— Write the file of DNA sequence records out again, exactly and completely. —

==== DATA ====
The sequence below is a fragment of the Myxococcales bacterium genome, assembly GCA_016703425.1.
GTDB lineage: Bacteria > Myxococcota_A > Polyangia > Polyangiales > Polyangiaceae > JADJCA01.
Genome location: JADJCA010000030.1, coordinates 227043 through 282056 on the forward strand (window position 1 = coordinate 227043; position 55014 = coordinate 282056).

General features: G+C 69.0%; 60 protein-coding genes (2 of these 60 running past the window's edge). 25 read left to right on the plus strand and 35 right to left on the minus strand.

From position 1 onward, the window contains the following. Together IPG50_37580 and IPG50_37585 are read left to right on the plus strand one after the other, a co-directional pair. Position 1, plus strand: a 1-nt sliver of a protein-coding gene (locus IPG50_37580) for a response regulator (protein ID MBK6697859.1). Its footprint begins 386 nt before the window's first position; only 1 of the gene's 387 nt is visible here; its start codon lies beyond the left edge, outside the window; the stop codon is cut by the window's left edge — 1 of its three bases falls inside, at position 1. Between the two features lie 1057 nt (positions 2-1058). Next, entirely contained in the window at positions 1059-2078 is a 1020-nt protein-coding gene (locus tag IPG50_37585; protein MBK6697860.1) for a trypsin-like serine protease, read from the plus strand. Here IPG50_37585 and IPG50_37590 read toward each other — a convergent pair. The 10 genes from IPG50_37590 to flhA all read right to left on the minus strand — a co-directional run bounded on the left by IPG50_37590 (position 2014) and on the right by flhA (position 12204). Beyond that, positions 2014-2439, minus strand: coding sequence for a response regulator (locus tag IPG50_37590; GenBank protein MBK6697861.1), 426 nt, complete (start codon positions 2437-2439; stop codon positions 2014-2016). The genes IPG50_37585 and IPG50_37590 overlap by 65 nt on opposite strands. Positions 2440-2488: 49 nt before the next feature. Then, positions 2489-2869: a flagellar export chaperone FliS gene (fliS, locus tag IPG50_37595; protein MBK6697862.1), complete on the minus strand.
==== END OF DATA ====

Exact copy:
The sequence below is a fragment of the Myxococcales bacterium genome, assembly GCA_016703425.1.
GTDB lineage: Bacteria > Myxococcota_A > Polyangia > Polyangiales > Polyangiaceae > JADJCA01.
Genome location: JADJCA010000030.1, coordinates 227043 through 282056 on the forward strand (window position 1 = coordinate 227043; position 55014 = coordinate 282056).

General features: G+C 69.0%; 60 protein-coding genes (2 of these 60 running past the window's edge). 25 read left to right on the plus strand and 35 right to left on the minus strand.

From position 1 onward, the window contains the following. Together IPG50_37580 and IPG50_37585 are read left to right on the plus strand one after the other, a co-directional pair. Position 1, plus strand: a 1-nt sliver of a protein-coding gene (locus IPG50_37580) for a response regulator (protein ID MBK6697859.1). Its footprint begins 386 nt before the window's first position; only 1 of the gene's 387 nt is visible here; its start codon lies beyond the left edge, outside the window; the stop codon is cut by the window's left edge — 1 of its three bases falls inside, at position 1. Between the two features lie 1057 nt (positions 2-1058). Next, entirely contained in the window at positions 1059-2078 is a 1020-nt protein-coding gene (locus tag IPG50_37585; protein MBK6697860.1) for a trypsin-like serine protease, read from the plus strand. Here IPG50_37585 and IPG50_37590 read toward each other — a convergent pair. The 10 genes from IPG50_37590 to flhA all read right to left on the minus strand — a co-directional run bounded on the left by IPG50_37590 (position 2014) and on the right by flhA (position 12204). Beyond that, positions 2014-2439, minus strand: coding sequence for a response regulator (locus tag IPG50_37590; GenBank protein MBK6697861.1), 426 nt, complete (start codon positions 2437-2439; stop codon positions 2014-2016). The genes IPG50_37585 and IPG50_37590 overlap by 65 nt on opposite strands. Positions 2440-2488: 49 nt before the next feature. Then, positions 2489-2869: a flagellar export chaperone FliS gene (fliS, locus tag IPG50_37595; protein MBK6697862.1), complete on the minus strand.